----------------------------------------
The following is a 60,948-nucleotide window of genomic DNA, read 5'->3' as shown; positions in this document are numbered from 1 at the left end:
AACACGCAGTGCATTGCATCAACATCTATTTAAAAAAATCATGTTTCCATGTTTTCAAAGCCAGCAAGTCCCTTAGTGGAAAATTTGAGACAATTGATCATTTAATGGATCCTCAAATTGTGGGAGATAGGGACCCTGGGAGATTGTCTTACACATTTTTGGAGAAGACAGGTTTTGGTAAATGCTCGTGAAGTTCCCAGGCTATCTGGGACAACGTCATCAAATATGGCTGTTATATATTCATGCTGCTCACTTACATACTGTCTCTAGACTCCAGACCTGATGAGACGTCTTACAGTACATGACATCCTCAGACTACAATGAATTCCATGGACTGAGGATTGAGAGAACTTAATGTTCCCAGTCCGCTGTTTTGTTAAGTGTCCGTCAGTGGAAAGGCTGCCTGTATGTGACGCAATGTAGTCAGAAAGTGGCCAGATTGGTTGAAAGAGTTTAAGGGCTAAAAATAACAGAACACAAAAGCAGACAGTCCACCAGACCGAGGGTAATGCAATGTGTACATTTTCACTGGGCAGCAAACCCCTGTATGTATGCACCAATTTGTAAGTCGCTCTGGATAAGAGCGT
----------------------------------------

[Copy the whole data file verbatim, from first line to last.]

The following is a 60,948-nucleotide window of genomic DNA, read 5'->3' as shown; positions in this document are numbered from 1 at the left end:
AACACGCAGTGCATTGCATCAACATCTATTTAAAAAAATCATGTTTCCATGTTTTCAAAGCCAGCAAGTCCCTTAGTGGAAAATTTGAGACAATTGATCATTTAATGGATCCTCAAATTGTGGGAGATAGGGACCCTGGGAGATTGTCTTACACATTTTTGGAGAAGACAGGTTTTGGTAAATGCTCGTGAAGTTCCCAGGCTATCTGGGACAACGTCATCAAATATGGCTGTTATATATTCATGCTGCTCACTTACATACTGTCTCTAGACTCCAGACCTGATGAGACGTCTTACAGTACATGACATCCTCAGACTACAATGAATTCCATGGACTGAGGATTGAGAGAACTTAATGTTCCCAGTCCGCTGTTTTGTTAAGTGTCCGTCAGTGGAAAGGCTGCCTGTATGTGACGCAATGTAGTCAGAAAGTGGCCAGATTGGTTGAAAGAGTTTAAGGGCTAAAAATAACAGAACACAAAAGCAGACAGTCCACCAGACCGAGGGTAATGCAATGTGTACATTTTCACTGGGCAGCAAACCCCTGTATGTATGCACCAATTTGTAAGTCGCTCTGGATAAGAGCGT